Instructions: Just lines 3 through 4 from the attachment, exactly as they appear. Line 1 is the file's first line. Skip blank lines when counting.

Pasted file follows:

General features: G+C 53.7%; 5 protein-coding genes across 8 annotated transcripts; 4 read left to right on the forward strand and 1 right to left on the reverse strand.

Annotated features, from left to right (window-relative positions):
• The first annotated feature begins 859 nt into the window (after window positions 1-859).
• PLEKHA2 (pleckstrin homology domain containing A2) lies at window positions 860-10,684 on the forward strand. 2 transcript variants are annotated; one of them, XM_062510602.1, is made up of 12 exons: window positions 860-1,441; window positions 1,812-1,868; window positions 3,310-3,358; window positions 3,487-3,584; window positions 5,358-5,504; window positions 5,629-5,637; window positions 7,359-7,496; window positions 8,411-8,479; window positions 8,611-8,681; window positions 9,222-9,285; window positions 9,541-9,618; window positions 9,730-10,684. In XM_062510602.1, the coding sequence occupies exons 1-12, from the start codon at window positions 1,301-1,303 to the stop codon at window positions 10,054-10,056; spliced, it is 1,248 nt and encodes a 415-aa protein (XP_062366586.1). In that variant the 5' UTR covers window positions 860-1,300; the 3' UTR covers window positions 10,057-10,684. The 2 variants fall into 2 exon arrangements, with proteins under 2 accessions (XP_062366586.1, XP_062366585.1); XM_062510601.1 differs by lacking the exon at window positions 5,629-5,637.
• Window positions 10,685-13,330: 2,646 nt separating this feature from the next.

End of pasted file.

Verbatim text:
• The first annotated feature begins 859 nt into the window (after window positions 1-859).
• PLEKHA2 (pleckstrin homology domain containing A2) lies at window positions 860-10,684 on the forward strand. 2 transcript variants are annotated; one of them, XM_062510602.1, is made up of 12 exons: window positions 860-1,441; window positions 1,812-1,868; window positions 3,310-3,358; window positions 3,487-3,584; window positions 5,358-5,504; window positions 5,629-5,637; window positions 7,359-7,496; window positions 8,411-8,479; window positions 8,611-8,681; window positions 9,222-9,285; window positions 9,541-9,618; window positions 9,730-10,684. In XM_062510602.1, the coding sequence occupies exons 1-12, from the start codon at window positions 1,301-1,303 to the stop codon at window positions 10,054-10,056; spliced, it is 1,248 nt and encodes a 415-aa protein (XP_062366586.1). In that variant the 5' UTR covers window positions 860-1,300; the 3' UTR covers window positions 10,057-10,684. The 2 variants fall into 2 exon arrangements, with proteins under 2 accessions (XP_062366586.1, XP_062366585.1); XM_062510601.1 differs by lacking the exon at window positions 5,629-5,637.